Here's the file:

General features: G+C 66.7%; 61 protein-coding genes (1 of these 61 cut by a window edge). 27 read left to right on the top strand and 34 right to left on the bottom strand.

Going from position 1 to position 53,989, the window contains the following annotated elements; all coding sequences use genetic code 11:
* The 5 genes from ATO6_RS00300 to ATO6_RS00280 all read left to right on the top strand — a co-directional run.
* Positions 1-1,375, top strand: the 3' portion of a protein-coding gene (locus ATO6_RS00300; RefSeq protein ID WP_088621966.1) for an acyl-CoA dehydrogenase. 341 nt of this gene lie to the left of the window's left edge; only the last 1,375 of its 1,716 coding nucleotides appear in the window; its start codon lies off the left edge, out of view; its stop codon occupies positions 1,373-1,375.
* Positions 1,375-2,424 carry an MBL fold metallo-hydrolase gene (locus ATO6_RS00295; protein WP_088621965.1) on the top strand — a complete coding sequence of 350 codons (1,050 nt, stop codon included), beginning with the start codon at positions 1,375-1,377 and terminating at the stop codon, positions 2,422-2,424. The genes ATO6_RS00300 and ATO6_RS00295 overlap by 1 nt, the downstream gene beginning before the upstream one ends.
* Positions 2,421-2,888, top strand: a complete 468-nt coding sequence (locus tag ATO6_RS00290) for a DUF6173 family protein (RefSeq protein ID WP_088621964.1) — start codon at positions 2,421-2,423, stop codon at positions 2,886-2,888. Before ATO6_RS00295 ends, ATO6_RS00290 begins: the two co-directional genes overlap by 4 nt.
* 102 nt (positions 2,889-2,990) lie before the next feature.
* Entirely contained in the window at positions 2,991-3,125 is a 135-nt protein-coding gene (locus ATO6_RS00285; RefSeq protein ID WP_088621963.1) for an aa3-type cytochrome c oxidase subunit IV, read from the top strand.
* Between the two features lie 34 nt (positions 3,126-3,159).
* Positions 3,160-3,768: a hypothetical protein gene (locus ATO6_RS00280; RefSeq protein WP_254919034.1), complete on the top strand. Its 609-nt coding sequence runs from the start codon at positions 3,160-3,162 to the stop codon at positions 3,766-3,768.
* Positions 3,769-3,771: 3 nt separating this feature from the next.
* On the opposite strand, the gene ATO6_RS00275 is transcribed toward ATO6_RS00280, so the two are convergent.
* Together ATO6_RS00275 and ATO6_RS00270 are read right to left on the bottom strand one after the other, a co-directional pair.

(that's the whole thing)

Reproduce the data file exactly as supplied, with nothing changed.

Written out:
General features: G+C 66.7%; 61 protein-coding genes (1 of these 61 cut by a window edge). 27 read left to right on the top strand and 34 right to left on the bottom strand.

Going from position 1 to position 53,989, the window contains the following annotated elements; all coding sequences use genetic code 11:
* The 5 genes from ATO6_RS00300 to ATO6_RS00280 all read left to right on the top strand — a co-directional run.
* Positions 1-1,375, top strand: the 3' portion of a protein-coding gene (locus ATO6_RS00300; RefSeq protein ID WP_088621966.1) for an acyl-CoA dehydrogenase. 341 nt of this gene lie to the left of the window's left edge; only the last 1,375 of its 1,716 coding nucleotides appear in the window; its start codon lies off the left edge, out of view; its stop codon occupies positions 1,373-1,375.
* Positions 1,375-2,424 carry an MBL fold metallo-hydrolase gene (locus ATO6_RS00295; protein WP_088621965.1) on the top strand — a complete coding sequence of 350 codons (1,050 nt, stop codon included), beginning with the start codon at positions 1,375-1,377 and terminating at the stop codon, positions 2,422-2,424. The genes ATO6_RS00300 and ATO6_RS00295 overlap by 1 nt, the downstream gene beginning before the upstream one ends.
* Positions 2,421-2,888, top strand: a complete 468-nt coding sequence (locus tag ATO6_RS00290) for a DUF6173 family protein (RefSeq protein ID WP_088621964.1) — start codon at positions 2,421-2,423, stop codon at positions 2,886-2,888. Before ATO6_RS00295 ends, ATO6_RS00290 begins: the two co-directional genes overlap by 4 nt.
* 102 nt (positions 2,889-2,990) lie before the next feature.
* Entirely contained in the window at positions 2,991-3,125 is a 135-nt protein-coding gene (locus ATO6_RS00285; RefSeq protein ID WP_088621963.1) for an aa3-type cytochrome c oxidase subunit IV, read from the top strand.
* Between the two features lie 34 nt (positions 3,126-3,159).
* Positions 3,160-3,768: a hypothetical protein gene (locus ATO6_RS00280; RefSeq protein WP_254919034.1), complete on the top strand. Its 609-nt coding sequence runs from the start codon at positions 3,160-3,162 to the stop codon at positions 3,766-3,768.
* Positions 3,769-3,771: 3 nt separating this feature from the next.
* On the opposite strand, the gene ATO6_RS00275 is transcribed toward ATO6_RS00280, so the two are convergent.
* Together ATO6_RS00275 and ATO6_RS00270 are read right to left on the bottom strand one after the other, a co-directional pair.